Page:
14 Types Of Soft Cheese Your Family Will Love

14 Types Of Soft Cheese Your Family Will Love 2

We love soft cheese and so do most people. 

That’s because they tend to be mild and creamy and have amazing mouthfeel. 

So, we wanted to share the different types of soft cheese that you could try today. 

Please note, there are, in fact, hundreds of soft cheeses in the world but we’ve tried to keep to the best-known and most commonly available ones, so that you can find them and try them, easily, yourself. 

Blue Cheese

Blue Cheese

A blue cheese is a moldy cheese and visibly so. It’s the veins of blue mold that runs through the cheese that gives it its name. 

They tend to be soft, crumbly and have a very sharp flavor which can turn salty when you eat it raw or in super-sized portions. 

The most popular blue cheeses are Roquefort and Gorgonzola. 



Boursault is a very fatty soft cheese and that’s a good thing for the flavor because it means that it simply melts when you put it into your mouth.

It’s from France and the region of Val-de-Marne and it takes about a month to make.

Most people tend to pair this cheese with dessert. 



Boursin has a savory-sweet flavor profile that makes it super easy to pair with just about anything and that makes it a popular choice with most people.

It comes in a variety of flavors though and you might need to hunt around to decide if maple bourbon or basil & chive or whatever is your favorite. 



Brie may be the world’s best-known soft cheese!

If you leave it out of the fridge for a little while before serving it will be runny and super easy to spread on your bread.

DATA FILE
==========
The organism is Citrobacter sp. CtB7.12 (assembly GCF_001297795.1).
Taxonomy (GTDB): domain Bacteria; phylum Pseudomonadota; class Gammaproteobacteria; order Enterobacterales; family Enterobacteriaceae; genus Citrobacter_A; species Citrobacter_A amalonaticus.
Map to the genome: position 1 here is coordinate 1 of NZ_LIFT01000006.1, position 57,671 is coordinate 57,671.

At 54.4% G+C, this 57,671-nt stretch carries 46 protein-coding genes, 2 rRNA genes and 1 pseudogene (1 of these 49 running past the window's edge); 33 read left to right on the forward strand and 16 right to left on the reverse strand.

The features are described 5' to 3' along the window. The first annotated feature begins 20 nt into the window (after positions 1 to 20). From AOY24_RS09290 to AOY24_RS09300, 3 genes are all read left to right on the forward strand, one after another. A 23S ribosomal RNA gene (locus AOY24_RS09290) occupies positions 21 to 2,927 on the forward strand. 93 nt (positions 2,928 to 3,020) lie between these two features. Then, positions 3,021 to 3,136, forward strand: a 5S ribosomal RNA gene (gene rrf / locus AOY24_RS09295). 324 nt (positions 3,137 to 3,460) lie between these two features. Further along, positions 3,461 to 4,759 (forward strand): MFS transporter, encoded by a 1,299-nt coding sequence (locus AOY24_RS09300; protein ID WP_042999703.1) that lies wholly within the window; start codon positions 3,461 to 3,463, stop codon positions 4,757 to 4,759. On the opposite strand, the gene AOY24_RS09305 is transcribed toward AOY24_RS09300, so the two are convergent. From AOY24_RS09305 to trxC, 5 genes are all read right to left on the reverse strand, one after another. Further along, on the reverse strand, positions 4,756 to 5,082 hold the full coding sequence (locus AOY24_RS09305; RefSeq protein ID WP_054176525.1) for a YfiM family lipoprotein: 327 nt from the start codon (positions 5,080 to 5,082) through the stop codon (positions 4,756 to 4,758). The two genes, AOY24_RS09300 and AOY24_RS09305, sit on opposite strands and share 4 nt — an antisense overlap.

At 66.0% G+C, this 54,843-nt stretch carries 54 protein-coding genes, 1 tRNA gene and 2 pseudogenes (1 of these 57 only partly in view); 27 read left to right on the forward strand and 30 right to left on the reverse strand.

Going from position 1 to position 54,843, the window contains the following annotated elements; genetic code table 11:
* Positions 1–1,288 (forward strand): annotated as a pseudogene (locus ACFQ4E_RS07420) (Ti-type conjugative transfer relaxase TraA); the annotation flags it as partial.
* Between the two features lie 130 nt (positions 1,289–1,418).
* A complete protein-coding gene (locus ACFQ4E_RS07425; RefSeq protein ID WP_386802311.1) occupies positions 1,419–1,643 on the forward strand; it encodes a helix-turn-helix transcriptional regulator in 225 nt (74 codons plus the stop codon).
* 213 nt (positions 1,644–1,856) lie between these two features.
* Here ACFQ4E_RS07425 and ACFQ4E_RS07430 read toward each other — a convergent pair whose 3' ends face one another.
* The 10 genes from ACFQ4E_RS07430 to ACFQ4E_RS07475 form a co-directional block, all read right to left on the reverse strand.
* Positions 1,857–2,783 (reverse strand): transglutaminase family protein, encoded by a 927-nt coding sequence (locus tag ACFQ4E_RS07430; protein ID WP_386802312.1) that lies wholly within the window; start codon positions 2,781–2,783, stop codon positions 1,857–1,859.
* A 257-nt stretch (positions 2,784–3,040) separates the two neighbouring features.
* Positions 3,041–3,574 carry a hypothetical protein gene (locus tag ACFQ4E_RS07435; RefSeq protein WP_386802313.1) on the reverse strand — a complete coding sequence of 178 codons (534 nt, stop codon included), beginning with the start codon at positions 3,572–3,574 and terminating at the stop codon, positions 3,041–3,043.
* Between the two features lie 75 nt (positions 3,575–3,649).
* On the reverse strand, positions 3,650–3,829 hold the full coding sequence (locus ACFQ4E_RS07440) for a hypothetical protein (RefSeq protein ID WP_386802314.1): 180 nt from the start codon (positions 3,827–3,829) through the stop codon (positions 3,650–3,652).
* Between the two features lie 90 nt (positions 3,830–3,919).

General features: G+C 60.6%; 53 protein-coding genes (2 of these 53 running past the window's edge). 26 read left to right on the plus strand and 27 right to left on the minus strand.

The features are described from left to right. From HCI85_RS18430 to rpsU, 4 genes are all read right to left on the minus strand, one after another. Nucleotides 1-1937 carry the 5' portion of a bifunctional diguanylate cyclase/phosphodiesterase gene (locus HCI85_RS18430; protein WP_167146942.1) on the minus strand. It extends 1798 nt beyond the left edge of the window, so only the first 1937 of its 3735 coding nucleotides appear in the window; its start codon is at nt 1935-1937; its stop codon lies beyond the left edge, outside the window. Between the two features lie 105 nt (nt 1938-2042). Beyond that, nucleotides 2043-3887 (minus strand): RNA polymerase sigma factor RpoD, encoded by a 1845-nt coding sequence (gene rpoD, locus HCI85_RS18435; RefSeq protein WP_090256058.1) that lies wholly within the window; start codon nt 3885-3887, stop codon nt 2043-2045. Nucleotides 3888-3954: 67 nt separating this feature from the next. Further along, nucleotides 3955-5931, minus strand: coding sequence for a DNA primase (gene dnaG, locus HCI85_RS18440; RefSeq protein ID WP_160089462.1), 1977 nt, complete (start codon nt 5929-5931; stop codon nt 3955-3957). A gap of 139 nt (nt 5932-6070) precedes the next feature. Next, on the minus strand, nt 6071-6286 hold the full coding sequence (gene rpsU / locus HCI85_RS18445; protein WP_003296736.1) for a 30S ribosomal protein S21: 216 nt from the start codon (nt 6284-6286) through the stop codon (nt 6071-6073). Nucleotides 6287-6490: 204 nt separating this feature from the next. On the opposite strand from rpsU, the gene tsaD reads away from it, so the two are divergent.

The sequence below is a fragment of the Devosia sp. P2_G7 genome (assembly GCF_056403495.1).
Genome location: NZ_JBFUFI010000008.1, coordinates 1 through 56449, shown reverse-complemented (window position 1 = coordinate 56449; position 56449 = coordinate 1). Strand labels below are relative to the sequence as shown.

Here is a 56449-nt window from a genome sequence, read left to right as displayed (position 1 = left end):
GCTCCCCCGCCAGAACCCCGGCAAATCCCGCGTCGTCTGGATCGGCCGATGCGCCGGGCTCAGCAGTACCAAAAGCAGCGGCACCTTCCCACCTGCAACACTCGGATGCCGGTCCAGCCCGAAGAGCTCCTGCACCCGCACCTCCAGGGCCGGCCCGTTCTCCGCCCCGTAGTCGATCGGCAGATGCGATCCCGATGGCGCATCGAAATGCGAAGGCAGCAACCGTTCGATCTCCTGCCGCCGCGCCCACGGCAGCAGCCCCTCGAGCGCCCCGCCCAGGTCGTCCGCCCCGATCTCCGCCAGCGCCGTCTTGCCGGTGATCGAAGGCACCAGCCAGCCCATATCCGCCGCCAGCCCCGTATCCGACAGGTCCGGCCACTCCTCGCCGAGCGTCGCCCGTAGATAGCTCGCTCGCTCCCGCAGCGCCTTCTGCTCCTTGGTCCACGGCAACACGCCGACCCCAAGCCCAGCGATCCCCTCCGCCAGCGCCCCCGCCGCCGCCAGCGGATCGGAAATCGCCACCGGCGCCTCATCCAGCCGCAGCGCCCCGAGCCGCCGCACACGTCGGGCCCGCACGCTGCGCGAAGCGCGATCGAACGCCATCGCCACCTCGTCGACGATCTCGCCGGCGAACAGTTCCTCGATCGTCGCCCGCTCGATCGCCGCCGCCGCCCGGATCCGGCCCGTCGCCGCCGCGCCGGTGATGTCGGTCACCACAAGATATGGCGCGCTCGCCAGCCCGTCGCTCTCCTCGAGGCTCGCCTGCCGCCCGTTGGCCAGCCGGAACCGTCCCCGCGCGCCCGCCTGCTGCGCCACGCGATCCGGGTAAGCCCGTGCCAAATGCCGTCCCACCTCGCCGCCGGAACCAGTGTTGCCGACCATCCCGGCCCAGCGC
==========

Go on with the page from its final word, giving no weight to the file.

Buchette is made from raw goat’s milk rather than cow’s milk and it looks a bit like a white log. 

It has a nutty taste which improves if you leave it in the fridge for a week or two. 

Buffalo Mozzarella


It’s not a cream cheese but mozzarella is so soft that you can shape it with your hands easily and it’s fantastic on a pizza because when it melts, it gives a stringy texture. 



It’s popular to bake Camembert in some parts of the world but honestly? It’s not necessary.

Leave it to reach room temperature and then when you slice into this cheese, the soft interior will be moist and runny enough. 

Pair it with cider for the best results. 

Coeur De Chevre


This is another goat’s cheese (the name translated is “heart of goat”) and it gets its name because the cheese is molded into the shape of a heart. 

It comes wrapped in chestnut leaf and is best eaten immediately with a sweet sparkling white wine. 

Cottage Cheese


If you need a low calorie cheese, look no farther than cottage cheese, a staple for dieters and healthy eaters everywhere. 

It’s one of the oldest cheeses known to man and it was first made in Mesopotamia around 3,100 BC!

Cream Cheese


Good old cream cheese is the perfect accompaniment to a well-made bagel and it was invented in New York in 1872.

Don’t let people tell you that cream cheese isn’t an “actual cheese”, it definitely is. 



Feta can be made with goat’s or ewe’s milk and it’s a brined curd that comes from Greece. 

In fact, it’s so popular in Greece that almost every dish includes Feta cheese. 

It’s salty and tangy to the taste and crumbles very easily. 

Goat’s Cheese


OK, this is more a category than type of cheese, you can find goat’s milk cheeses from as far away as France and China. 

They always tend to be soft and they’re rich in nutrients too. 



This heart shaped cheese is made from cow’s milk and it tastes surprisingly like mushrooms. 

It’s a great partner to toast and crackers. 



Ricotta is made from the waste products of the cheese making process and it’s light and sweet and can be used in both sweet and savory dishes. 

They say that variety is the spice of life but maybe it should be the cheese of life! 

There’s no doubt about it there are so many different types of soft cheeses and they’re all yummy. 

Want to know more about cheese? Check out Cheese, Wine And Bread for a great read or dive into our round-up of super creative grilled cheese recipes